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The goal is for the scrollbar not to be hidden with a dynamic height header.

There's a lot of posts on stackoverflow about CSS height 100%; My problem is kind of unique, so excuse if it's a dupe, but I couldn't find an answer.

So my web-app needs vertical scroll-bars + height 100%, and dynamic header height. Header has an unknown height, so the height of the content area should be 100%-header height.

The problem I couldn't figure out how to solve elegantly was that the Content vertical scroll-bars (especially bottom scroll-down button) would get hidden if you do a height:100% on it, with the header being up top. (height >100% is not ideal).


  <div id='header'>
    dynamic height top. (Text here could be any length.)
  <div id='content'>
    100% with no-hidden scroll-down scrollbar button.

Could this be done with No JavaScript and No HTML/CSS Tables? (I had colspan issues using css tables, and it seems bad practice to use html tables for layout)

Wonder if a CSS/HTML guru out there has an answer.

http://jsbin.com/ijoqe4/ <-- see the hidden bottom scroll button here

http://jsbin.com/ijoqe4/edit <-- edit in jsbin

Thanks for any insight. :)

share|improve this question
What's wrong with tables? They're valid HTML and they fix your problem quite easily without any complicated hacks. – Thomas Shields Apr 30 '11 at 19:44
I'm extremely confused. The exmaples you posted seem to give you exactly what you have described that you want. Can you please state the differences between your current attempt and the desired effect? – Christopher Harris Apr 30 '11 at 21:05
@Thomas, well actually I tried doing it with Tables too, and it didn't work. – Quang Van May 1 '11 at 13:40
@Xixonia, what I'm trying to do is make it so the bottom scroll-down button on the scrollbar doesn't get covered... in Chrome&Firefox, if you do height 100% on the Bottom, with a Dynamic Header Height for the top, the bottom scroll button (and a good chunk of the scrollbar, depending on the height of the Top-Header) gets hidden, so I was wondering if there was a purely CSS way to do it, while still showing all of the scroll-bar. – Quang Van May 1 '11 at 13:44
up vote 2 down vote accepted

With a dynamic header, as far as I know, there is no way to do this in pure CSS. Your problem arises from the fact that you:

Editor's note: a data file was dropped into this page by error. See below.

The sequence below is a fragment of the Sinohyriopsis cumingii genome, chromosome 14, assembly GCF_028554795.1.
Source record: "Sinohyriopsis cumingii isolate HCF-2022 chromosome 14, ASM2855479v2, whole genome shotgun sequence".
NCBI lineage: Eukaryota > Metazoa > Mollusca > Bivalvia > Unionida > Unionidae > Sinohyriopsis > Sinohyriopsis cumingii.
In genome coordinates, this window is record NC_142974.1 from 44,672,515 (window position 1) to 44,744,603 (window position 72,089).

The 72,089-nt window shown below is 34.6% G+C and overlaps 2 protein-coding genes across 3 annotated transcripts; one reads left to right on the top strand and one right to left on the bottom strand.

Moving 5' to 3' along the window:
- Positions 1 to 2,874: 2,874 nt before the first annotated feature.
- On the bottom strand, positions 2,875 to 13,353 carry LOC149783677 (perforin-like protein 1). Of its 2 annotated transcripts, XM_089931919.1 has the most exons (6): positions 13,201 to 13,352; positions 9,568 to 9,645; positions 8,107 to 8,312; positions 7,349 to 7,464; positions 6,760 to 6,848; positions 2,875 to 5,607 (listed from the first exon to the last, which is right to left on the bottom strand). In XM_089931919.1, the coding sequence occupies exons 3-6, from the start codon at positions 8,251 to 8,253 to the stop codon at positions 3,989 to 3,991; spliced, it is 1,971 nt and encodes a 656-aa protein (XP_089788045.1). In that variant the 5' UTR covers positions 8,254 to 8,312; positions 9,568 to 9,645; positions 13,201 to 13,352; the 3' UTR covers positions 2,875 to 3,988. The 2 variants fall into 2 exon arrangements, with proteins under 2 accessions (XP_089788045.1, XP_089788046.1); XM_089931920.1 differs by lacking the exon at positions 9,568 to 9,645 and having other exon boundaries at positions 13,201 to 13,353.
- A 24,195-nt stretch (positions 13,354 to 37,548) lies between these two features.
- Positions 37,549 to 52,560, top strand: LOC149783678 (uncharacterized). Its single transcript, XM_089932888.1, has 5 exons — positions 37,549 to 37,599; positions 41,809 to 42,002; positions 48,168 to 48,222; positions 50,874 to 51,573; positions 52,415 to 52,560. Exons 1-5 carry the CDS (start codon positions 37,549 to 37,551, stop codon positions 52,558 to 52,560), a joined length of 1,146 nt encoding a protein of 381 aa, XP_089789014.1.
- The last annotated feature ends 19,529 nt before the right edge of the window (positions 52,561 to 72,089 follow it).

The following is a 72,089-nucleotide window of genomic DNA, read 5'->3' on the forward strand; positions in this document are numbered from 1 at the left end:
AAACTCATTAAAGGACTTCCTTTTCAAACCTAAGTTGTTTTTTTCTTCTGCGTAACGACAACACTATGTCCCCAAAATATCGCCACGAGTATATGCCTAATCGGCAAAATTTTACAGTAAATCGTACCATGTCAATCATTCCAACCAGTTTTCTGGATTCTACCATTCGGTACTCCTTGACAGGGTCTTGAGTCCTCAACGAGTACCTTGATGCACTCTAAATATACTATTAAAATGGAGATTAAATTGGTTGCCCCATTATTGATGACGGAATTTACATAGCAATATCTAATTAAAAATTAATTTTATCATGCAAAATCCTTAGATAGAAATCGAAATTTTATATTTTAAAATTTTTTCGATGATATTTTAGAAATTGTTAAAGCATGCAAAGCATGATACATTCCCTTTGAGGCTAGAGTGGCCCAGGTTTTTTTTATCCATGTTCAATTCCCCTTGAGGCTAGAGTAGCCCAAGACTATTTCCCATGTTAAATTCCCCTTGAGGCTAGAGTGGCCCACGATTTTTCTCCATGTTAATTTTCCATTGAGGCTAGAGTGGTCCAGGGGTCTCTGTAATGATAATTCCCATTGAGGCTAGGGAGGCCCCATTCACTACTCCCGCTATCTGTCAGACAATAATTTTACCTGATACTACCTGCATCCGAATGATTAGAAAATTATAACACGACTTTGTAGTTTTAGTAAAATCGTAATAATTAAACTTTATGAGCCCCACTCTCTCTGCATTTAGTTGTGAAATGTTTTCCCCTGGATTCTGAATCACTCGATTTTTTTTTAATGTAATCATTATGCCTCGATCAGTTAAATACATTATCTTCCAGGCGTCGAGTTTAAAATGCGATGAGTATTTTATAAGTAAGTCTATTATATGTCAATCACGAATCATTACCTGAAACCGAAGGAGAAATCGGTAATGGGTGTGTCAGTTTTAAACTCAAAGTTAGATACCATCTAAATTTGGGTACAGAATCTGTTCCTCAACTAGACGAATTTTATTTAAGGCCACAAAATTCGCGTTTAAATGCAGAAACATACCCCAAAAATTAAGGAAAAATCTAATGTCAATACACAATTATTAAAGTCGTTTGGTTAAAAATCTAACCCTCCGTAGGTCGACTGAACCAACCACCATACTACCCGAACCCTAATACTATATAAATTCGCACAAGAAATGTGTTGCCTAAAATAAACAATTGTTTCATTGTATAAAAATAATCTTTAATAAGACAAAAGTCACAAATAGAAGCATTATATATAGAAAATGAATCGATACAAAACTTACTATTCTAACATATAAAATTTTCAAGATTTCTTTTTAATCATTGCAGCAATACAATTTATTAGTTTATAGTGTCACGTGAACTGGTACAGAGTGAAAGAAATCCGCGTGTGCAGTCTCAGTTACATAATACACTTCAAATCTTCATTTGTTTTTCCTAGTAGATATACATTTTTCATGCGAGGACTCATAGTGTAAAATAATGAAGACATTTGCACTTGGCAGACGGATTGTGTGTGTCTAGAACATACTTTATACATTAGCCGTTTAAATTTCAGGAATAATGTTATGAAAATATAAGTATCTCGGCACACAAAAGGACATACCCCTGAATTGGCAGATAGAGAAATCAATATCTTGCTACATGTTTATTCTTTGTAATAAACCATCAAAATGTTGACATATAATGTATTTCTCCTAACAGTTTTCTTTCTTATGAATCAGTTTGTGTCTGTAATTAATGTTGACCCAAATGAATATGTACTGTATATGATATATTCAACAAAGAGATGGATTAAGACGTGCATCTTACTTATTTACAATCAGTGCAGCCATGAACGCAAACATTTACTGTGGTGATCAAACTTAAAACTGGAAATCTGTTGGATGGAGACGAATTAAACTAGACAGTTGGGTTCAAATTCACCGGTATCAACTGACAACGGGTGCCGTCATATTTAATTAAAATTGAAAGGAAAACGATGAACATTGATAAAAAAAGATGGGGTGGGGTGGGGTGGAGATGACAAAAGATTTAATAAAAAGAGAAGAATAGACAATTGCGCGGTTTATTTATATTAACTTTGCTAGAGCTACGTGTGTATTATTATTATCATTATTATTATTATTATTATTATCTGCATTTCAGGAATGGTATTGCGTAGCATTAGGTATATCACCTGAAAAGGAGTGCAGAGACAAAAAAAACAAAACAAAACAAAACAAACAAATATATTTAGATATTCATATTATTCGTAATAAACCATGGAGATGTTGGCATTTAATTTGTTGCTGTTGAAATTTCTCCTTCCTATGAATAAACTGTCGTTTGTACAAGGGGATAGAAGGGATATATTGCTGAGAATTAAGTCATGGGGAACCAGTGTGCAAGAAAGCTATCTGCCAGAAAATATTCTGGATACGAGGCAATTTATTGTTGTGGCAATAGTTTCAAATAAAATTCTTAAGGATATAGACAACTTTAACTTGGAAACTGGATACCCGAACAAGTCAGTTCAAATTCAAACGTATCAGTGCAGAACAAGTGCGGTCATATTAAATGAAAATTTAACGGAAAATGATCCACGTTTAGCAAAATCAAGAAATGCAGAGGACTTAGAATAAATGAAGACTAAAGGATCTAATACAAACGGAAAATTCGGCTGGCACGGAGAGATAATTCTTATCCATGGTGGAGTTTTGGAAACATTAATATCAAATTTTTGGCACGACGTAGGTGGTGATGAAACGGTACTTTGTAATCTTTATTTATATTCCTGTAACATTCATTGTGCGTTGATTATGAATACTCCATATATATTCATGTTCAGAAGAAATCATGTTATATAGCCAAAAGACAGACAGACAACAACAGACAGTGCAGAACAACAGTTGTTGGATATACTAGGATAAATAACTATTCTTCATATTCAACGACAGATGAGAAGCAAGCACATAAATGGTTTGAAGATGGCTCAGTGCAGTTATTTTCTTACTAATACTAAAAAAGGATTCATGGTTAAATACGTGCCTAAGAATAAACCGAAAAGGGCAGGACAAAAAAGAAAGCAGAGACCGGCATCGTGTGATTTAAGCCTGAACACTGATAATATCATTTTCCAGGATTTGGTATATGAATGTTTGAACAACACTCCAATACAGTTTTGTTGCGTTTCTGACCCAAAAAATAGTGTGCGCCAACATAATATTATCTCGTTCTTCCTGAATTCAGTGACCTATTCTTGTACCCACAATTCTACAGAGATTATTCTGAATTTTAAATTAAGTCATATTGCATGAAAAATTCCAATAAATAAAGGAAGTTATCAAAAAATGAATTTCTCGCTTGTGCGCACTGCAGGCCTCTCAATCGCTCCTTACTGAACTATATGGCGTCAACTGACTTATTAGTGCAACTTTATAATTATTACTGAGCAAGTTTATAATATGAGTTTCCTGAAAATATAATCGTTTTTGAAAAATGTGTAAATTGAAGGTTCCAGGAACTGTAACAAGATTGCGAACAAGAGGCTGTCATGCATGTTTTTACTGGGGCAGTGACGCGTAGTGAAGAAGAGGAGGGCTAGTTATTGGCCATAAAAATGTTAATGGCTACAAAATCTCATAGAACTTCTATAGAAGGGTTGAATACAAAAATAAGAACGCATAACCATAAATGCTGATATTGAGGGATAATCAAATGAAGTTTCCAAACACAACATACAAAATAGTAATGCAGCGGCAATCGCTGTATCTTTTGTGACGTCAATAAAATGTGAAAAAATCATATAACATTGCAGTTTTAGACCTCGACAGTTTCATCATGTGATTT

• Want the header to be dynamic, therefore the container must be dynamic accordingly
  • To have the position of the container adapt dynamically according to the header, you need a block-level header, with a block-level container beneath it.
  • The only way to have the container stretch to the bottom of the window is to set position: absolute; top:0; bottom: 0;, with bottom referring to the bottom of the window. But you need top to refer to the bottom of the head, not the top of the window (which is the element bottom is referring to).

So, since it isn't possible in pure CSS to have an element adjusted in position with regard to two different other elements, you'll either have to make use of a javascript solution, or use tables. Sad, but true.

But, even though tables for design is normally seen as a taboo, in this case it would be your best and cleanest option, and it is still - technically - only HTML and CSS.

share|improve this answer
Thanks for the explanation Herman, had to read it a few times to get it... it's always the simplest things that seems to be the most confusing, hah. I will bite the bullet and use JavaScript... (I couldn't even get the scrollbars to act right using css tables nor reg tables jsbin.com/ijoqe4/8/edit) JavaScript seems like the best bet. – Quang Van May 1 '11 at 13:59
Herman: I think your message is correct, but your 3rd point (if I understand you correctly) is not entirely—you can make an element have 100% height without using position:absolute: html, body, #content { height:100%; } will cause the #content element to be 100% of the window's height: jsfiddle.net/jshado1/hLbyE The caveat is that all parent element(s) up the DOM tree must have an explicite height. – jacob Feb 18 '13 at 20:13
@jacob Indeed you are right, and doing what you suggest is a common solution for making sticky footers and headers. Thinking about it now, there might be a way to do this afterall, with 100% height and negative margins (percentage-based, as well?), but I'm not sure how "dynamic" such a solution will be in any case, if it works. Worth trying though! – Herman Schaaf Feb 19 '13 at 2:30
@HermanSchaaf mm, that (percentage-based margin equal to percetage-based height of header/footer) would be a little more dynamic, but alas, won't get the ultimate effect people will want (where the margin actually adjusts to content forcing the header's/footer's height to grow). Why is this so bloody difficult :( – jacob Feb 19 '13 at 17:51

maybe try setting your html, body height to 98% rather than 100%. You have disabled your body overflow, so the div using 100% is going beyond the browser size.

share|improve this answer
Hi robx, thanks for the reply. Yeah, that's one option... but the OCD in me can't stand to waste those precious pixels... (the ones that are between the end of the Bottom/Center Div and bottom of the viewport) :/ and The height of people's status bars might be different, as well as the dynamic height of the top... – Quang Van May 1 '11 at 13:48

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